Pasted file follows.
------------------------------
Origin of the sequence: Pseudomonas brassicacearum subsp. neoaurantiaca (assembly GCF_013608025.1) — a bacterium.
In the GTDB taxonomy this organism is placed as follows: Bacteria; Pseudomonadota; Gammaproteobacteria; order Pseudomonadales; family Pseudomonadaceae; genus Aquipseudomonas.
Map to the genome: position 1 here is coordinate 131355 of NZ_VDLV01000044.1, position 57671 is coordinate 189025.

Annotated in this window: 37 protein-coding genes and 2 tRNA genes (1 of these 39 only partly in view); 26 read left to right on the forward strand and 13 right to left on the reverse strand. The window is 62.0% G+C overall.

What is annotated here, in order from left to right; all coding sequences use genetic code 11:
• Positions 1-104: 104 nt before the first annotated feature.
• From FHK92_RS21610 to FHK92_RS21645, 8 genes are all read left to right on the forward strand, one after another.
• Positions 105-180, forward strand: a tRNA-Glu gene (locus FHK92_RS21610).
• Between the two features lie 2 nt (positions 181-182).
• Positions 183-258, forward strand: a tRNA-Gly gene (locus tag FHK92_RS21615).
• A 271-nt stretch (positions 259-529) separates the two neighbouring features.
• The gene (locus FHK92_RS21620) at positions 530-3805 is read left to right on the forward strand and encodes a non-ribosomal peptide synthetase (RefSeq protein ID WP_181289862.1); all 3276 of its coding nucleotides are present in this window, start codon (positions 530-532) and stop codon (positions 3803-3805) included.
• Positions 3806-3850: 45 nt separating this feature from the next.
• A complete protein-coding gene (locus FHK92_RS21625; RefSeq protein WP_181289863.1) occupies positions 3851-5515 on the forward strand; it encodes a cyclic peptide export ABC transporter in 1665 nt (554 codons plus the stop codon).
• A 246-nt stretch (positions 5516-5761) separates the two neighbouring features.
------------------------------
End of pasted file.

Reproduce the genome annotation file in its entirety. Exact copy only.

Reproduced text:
Origin of the sequence: Pseudomonas brassicacearum subsp. neoaurantiaca (assembly GCF_013608025.1) — a bacterium.
In the GTDB taxonomy this organism is placed as follows: Bacteria; Pseudomonadota; Gammaproteobacteria; order Pseudomonadales; family Pseudomonadaceae; genus Aquipseudomonas.
Map to the genome: position 1 here is coordinate 131355 of NZ_VDLV01000044.1, position 57671 is coordinate 189025.

Annotated in this window: 37 protein-coding genes and 2 tRNA genes (1 of these 39 only partly in view); 26 read left to right on the forward strand and 13 right to left on the reverse strand. The window is 62.0% G+C overall.

What is annotated here, in order from left to right; all coding sequences use genetic code 11:
• Positions 1-104: 104 nt before the first annotated feature.
• From FHK92_RS21610 to FHK92_RS21645, 8 genes are all read left to right on the forward strand, one after another.
• Positions 105-180, forward strand: a tRNA-Glu gene (locus FHK92_RS21610).
• Between the two features lie 2 nt (positions 181-182).
• Positions 183-258, forward strand: a tRNA-Gly gene (locus tag FHK92_RS21615).
• A 271-nt stretch (positions 259-529) separates the two neighbouring features.
• The gene (locus FHK92_RS21620) at positions 530-3805 is read left to right on the forward strand and encodes a non-ribosomal peptide synthetase (RefSeq protein ID WP_181289862.1); all 3276 of its coding nucleotides are present in this window, start codon (positions 530-532) and stop codon (positions 3803-3805) included.
• Positions 3806-3850: 45 nt separating this feature from the next.
• A complete protein-coding gene (locus FHK92_RS21625; RefSeq protein WP_181289863.1) occupies positions 3851-5515 on the forward strand; it encodes a cyclic peptide export ABC transporter in 1665 nt (554 codons plus the stop codon).
• A 246-nt stretch (positions 5516-5761) separates the two neighbouring features.